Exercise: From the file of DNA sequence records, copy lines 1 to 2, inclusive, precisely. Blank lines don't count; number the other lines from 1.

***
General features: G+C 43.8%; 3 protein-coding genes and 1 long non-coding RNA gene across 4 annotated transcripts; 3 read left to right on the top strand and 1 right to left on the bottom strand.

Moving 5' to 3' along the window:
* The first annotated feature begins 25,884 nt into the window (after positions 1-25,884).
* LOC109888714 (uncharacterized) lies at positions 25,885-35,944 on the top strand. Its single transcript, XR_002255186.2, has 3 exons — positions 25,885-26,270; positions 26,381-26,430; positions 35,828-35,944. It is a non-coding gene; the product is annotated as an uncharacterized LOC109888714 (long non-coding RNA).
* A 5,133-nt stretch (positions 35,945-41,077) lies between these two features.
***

General features: G+C 43.8%; 3 protein-coding genes and 1 long non-coding RNA gene across 4 annotated transcripts; 3 read left to right on the top strand and 1 right to left on the bottom strand.

Moving 5' to 3' along the window: